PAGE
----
A FAN’S NOTES, The Rumpus Sports Column #20: Fumble Recovery

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What was the best play made by a wide receiver during last weekend’s NFL playoff games? Hint: it wasn’t a touchdown catch.

Last Saturday night, during the Indianapolis Colts-Baltimore Ravens matchup, Colts wide receiver Pierre Garçon showed amazing heart and hustle. Here’s what happened: In the second half, Garçon’s teammate Peyton Manning (just named the NFL’s Most Valuable Player for a record fourth time) threw the ball downfield in Garçon’s direction. In a potentially disastrous reversal, Ravens safety Ed Reed stepped up, intercepted the pass and ran the ball 38 yards the other way—but Garçon, the intended receiver, ran faster, chased Reed all the way downfield, and made a successful diving effort to punch the ball out of Reed’s clutches. Garçon forced a fumble, the Colts recovered, and the game was more or less over. In a sense, Pierre Garçon won it for the Colts by playing defense.

 

Garçon is, I believe, the only NFL player with a cédille on his jersey. (A cédille is the little French symbol that goes underneath the “c” to indicate an “s” sound.) Born in Carmel, New York, Garçon is of Haitian descent, which explains the French-ness of his name. After the Colts’ victory he brought out a Haitian flag and also spoke about the crisis in Haiti during the post-game press conference. I found myself wondering if the anxiety Garçon felt this week about family members in Haiti somehow fueled that burst of speed down the sideline; Ed Reed was an opponent with a face and a human form, probably something of a relief to a guy like Garçon who spent last week trying to get through to family members in Haiti. (What does it mean to play, to compete, when your mind is occupied by a shattered family homeland?)

There is at least one other Haitian American football player whose team is still competing for a spot in the Super Bowl: the New Orleans Saints linebacker Stanley Arnoux, whose half-siblings still live in Haiti. Athletes of Haitian descent in the NFL and elsewhere have been urging American sports fans (and Americans in general) to donate money to relief efforts. At the same time, they have provided wrenching, unscripted testimony to the horror of watching a beloved place reduced to rubble. Philadelphia 76ers center Samuel Delambert, who was born in Port-au-Prince, told the Associated Press, “It’s kind of hard to fathom a situation like this because those people didn’t do anything wrong… I feel helpless.”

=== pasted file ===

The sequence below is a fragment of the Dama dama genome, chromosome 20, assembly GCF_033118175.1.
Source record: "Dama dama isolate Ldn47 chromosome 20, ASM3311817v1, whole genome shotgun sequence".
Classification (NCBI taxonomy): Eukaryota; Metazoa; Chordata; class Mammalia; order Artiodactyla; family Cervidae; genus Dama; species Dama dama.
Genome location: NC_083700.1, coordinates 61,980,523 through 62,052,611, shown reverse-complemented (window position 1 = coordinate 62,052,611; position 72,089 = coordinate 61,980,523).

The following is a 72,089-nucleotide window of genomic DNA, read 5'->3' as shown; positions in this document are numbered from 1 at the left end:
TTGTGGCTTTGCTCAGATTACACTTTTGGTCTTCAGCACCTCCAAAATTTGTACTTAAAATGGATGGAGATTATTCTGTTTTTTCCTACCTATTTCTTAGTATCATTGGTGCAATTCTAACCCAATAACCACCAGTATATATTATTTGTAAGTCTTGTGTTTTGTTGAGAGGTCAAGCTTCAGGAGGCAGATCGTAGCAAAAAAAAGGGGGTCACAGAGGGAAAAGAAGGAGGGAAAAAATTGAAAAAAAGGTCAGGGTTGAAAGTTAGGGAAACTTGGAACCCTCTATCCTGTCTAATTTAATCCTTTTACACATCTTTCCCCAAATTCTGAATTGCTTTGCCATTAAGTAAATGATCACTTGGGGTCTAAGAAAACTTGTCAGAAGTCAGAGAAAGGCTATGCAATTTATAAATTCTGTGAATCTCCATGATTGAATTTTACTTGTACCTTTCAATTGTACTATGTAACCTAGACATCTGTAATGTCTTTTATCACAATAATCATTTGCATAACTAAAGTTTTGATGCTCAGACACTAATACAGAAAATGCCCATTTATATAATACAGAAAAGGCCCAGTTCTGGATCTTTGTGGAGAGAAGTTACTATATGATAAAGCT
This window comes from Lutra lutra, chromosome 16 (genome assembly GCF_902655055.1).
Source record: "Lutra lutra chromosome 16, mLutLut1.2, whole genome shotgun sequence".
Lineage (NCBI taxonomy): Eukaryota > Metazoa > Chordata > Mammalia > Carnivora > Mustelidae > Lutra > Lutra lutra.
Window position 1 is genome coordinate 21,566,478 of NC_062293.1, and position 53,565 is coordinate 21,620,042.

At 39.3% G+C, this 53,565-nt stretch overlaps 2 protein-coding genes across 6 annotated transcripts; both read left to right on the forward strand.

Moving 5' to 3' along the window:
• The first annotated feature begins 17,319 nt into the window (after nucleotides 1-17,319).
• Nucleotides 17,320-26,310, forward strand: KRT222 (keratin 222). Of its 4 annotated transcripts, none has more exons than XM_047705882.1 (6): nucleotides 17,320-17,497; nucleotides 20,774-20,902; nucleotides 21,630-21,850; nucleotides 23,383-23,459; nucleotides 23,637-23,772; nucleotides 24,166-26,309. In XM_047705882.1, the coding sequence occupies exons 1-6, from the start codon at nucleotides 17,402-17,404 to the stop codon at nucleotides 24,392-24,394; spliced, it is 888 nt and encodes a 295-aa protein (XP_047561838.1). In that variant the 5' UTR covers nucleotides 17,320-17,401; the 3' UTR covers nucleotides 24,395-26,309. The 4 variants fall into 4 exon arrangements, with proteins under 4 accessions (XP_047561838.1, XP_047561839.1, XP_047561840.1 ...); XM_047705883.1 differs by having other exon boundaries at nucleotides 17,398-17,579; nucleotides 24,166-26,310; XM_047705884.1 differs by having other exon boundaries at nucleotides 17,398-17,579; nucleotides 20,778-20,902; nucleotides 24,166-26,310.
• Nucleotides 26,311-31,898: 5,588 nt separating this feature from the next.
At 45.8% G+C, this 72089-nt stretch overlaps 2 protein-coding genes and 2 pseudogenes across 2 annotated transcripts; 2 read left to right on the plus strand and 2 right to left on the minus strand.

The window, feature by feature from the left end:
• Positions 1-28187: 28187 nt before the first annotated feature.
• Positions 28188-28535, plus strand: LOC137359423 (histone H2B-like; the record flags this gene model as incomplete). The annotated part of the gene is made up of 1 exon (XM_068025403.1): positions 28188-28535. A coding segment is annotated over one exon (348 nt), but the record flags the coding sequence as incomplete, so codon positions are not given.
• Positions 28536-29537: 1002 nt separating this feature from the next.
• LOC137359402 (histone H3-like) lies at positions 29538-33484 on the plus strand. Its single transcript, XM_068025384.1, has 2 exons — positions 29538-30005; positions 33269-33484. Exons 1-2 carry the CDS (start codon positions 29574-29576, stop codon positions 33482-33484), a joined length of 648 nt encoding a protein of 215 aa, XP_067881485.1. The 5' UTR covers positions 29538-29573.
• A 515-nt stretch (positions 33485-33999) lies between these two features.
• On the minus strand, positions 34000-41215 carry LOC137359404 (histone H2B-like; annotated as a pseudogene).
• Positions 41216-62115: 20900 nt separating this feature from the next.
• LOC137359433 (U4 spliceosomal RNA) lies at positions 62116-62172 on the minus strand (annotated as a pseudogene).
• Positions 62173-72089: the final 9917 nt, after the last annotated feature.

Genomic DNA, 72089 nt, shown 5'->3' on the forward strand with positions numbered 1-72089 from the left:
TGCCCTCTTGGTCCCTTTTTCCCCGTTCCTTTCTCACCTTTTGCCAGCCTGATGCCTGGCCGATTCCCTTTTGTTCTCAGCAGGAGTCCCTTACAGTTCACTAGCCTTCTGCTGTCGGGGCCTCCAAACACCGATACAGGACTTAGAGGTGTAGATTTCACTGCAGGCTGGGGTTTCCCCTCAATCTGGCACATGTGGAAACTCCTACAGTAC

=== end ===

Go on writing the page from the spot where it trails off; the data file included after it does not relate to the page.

Last Thursday on the Daily Show, Jon Stewart bemoaned the weirdly politicized coverage of the Haiti catastrophe, singling out Rush Limbaugh and Pat Robertson for their by-now-familiar loony commentary. For the sake of balance, Stewart went after Rachel Maddow in the segment, too. Stewart’s point: there is no “right side” to a terrible tragedy like the earthquake in Haiti and its aftermath—commentators are profoundly misguided when they make such tragedies into political snipe-fests.

Feels strange to say it, but I think one of the cable channels that was offering the kind of reporting Stewart was looking for was ESPN. Well, it may not have been reporting exactly, but there was a kind of humility and relative lack of bias in the way the Disney-owned sports news network referred to the catastrophe in Haiti. I can’t claim to have closely monitored ESPN’s coverage in the past week, although I did tune in to the network occasionally during the run-up to the weekend’s football games. In one instance I watched while ESPN’s Bob Ley interviewed the NBA’s Delambert over the phone, asking for the Haitian-born basketball star’s perspective on the tragedy, letting Delambert share the information he’d gathered and tell a bit about his family’s story. Bob Ley did not pretend to know anything about the proper response to a natural disaster like the one Haiti has suffered. He was respectful and sympathetic as a listener, but he’s a sports guy, and had the good sense not to pick a side or look for an angle. I’m not suggesting that ESPN is a bastion of objective journalism, but I appreciated Ley’s attitude. As a sports news anchor, he wasn’t pretending that he could make sense of Haiti’s tragedy, or that his job was to help us see the magnitude of the crisis. But he felt that it was necessary to acknowledge the real news, even on a show about sports, and he created a space for someone from his community to voice their sorrows.


Brian Schwartz teaches writing at New York University. His fiction and nonfiction have appeared in print publications on both coasts, and online at Ascent and Mr. Beller's Neighborhood. More from this author →